Here are the payments for career-ending injuries. It's important to note that career-ending means a player can't play hockey for more than 12 months and isn't expected to ever play again. He doesn't have to be disabled from doing other forms of work, but his ability to play at an NHL level has ended. If you look at Exhibits 9-12, which include all of the claim and release forms for these coverages, you'll see that a player who returns to play professional hockey after receiving this benefit has to repay the money.
|Player's Age||Benefit Amount (US Dollars)|
For players 33 or younger, the benefit is reduced to $500,000 if one hasn't played more than 41 NHL games by that point in his career.
Here's the list of disabilities and the payments for getting those. Have fun reading this one!
|Disability Type||Benefit Amount (US Dollars)|
|Loss of Brain Functions||$5,000,000|
|Loss of a Limb||$2,500,000|
|Loss of Two Limbs||$4,000,000|
|Loss of Sight (both eyes)||$4,000,000|
|Loss of Sight (one eye)||$2,000,000|
|Loss of Hearing or Speech||$750,000|
|Loss of Hearing and Speech||$1,000,000|
|Loss of One Hand or Foot||$750,000|
|Loss of Any Two Hands or Feet||$1,000,000|
For clarity, the word "Loss" means the player can't use it, not that it's necessarily amputated.
23.4 - The SPC
This section is a reminder that a player keeps getting his full NHL salary as long as he has a contract. He wouldn't take the career ending or serious disability until after his SPC expired.
23.5 - Group Health Benefits
The Clubs and NHLPA maintain a group health benefit plan. That plan isn't completely laid out in this document, but all players are given a copy of how the group health plan works and, as such, whatever that plan says should be considered a part of the CBA. It's also not the intent of this section of the CBA to prevent participation in the plan by by those who wish to pay into it at their own expense or to prevent players from purchasing additional benefits for themselves at their own expense. Just like with the life coverages, the NHLPA may cover its employees under the plan as long as the NHLPA pays for it.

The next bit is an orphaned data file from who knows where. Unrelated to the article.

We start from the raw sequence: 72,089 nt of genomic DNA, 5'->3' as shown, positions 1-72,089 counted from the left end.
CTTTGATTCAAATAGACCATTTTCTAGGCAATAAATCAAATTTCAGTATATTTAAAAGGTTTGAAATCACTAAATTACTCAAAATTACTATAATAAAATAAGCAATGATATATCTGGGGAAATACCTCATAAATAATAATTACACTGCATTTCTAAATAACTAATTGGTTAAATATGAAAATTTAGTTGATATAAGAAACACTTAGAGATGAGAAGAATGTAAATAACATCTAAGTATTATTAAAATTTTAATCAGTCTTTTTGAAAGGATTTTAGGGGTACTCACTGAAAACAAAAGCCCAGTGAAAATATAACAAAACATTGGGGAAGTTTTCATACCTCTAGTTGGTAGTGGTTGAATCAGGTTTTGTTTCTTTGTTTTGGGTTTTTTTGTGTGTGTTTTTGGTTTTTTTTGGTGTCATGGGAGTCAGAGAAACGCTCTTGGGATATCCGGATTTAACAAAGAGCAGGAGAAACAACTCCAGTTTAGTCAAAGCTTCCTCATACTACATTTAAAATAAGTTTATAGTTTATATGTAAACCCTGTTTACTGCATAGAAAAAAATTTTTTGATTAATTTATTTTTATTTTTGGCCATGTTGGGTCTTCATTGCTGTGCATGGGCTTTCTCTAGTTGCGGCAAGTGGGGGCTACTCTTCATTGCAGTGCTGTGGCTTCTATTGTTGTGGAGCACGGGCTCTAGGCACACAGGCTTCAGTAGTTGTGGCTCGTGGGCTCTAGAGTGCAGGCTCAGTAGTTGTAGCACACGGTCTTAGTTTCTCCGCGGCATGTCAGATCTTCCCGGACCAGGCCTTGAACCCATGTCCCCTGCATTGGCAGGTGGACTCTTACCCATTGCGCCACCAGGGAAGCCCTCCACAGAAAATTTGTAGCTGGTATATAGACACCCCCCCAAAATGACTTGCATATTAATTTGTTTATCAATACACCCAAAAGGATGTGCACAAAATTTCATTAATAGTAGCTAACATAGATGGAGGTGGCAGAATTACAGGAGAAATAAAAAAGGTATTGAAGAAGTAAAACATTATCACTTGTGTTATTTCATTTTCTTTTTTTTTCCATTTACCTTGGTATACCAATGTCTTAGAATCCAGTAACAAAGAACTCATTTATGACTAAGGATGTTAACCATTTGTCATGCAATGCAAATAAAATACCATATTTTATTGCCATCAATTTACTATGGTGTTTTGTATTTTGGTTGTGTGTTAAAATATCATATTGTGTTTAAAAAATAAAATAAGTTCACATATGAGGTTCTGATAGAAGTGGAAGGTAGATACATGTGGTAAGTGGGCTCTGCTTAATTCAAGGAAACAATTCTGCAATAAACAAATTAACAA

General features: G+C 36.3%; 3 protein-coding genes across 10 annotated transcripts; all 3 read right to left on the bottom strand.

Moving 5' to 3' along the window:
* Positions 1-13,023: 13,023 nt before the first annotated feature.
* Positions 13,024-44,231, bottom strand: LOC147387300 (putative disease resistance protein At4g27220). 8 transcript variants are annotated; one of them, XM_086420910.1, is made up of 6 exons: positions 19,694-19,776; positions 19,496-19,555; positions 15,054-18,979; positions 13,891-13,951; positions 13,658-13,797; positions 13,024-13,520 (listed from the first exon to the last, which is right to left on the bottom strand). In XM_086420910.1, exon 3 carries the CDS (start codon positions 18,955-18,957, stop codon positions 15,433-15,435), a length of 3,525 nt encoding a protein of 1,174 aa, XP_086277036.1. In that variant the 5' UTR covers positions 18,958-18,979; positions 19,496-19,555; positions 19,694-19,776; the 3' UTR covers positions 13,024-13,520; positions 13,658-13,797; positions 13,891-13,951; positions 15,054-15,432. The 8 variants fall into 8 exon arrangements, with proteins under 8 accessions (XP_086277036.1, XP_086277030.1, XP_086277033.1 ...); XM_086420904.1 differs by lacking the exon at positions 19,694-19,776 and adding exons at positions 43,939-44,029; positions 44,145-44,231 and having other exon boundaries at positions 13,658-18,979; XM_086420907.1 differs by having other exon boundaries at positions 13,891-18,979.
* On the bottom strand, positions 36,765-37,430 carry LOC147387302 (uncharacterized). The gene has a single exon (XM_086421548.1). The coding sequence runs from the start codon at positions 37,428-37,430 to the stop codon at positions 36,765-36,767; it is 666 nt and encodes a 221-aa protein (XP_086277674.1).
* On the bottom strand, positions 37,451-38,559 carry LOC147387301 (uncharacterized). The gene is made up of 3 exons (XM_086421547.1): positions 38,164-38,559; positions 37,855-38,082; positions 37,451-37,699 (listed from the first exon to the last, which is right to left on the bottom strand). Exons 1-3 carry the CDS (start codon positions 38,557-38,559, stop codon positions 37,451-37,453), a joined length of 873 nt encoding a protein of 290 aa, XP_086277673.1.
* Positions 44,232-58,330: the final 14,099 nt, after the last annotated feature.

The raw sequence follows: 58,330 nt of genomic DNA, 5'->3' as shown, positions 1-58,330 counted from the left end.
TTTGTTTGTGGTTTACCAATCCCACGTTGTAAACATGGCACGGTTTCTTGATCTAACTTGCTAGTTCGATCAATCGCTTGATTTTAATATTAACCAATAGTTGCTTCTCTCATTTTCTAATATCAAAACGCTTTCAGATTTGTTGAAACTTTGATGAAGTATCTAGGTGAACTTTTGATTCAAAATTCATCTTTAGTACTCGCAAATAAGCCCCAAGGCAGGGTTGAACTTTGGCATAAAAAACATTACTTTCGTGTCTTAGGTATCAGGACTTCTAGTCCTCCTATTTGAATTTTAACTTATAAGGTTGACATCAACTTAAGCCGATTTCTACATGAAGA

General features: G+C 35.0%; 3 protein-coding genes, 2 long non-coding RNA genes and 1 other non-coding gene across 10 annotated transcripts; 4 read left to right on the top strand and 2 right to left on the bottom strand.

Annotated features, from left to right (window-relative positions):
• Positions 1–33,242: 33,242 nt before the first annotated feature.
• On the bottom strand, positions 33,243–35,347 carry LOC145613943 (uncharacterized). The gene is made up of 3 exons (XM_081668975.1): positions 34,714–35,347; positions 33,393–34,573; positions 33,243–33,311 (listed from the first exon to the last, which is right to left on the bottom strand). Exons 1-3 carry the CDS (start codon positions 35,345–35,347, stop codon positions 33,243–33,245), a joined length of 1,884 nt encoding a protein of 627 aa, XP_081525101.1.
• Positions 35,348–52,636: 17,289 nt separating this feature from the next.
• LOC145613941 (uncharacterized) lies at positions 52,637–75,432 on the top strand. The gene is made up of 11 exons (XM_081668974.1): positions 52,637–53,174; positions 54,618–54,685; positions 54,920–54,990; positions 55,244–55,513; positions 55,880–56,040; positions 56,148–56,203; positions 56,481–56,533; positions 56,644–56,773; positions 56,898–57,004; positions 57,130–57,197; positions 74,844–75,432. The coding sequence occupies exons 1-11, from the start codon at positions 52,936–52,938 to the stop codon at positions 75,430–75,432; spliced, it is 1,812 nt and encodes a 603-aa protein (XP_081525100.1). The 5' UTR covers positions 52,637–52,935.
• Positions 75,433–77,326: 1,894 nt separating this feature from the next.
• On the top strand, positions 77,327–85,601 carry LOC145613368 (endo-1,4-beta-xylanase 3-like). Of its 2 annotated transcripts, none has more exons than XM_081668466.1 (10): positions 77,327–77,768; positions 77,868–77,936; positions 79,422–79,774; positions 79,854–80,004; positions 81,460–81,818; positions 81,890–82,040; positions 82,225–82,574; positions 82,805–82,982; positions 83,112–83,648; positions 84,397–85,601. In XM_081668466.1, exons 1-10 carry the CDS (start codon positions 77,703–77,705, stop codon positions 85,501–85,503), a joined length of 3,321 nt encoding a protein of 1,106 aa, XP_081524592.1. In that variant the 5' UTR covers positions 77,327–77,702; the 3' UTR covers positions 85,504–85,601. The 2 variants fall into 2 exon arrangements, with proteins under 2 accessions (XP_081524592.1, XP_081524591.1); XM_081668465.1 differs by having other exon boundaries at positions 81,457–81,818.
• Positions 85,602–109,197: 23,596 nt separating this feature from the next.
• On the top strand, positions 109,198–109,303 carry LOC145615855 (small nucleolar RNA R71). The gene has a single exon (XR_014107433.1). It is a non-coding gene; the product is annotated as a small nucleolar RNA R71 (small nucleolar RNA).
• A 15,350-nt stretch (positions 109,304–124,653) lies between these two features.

23.6 - Persistent Eligibility, Plan Options
When a player reaches 160 games played (or a goalie hits 160 games dressed), he's eligible to pay his own way into the plan forever, even if he's no longer playing. This benefit extends to the player's spouse even after his death. If he continues his career in the minor leagues, where he's not covered by this plan, but is covered by the minor-league club, then he can still jump back to the NHL plan at his own expense, as long as he's kept continuous health coverage during this time.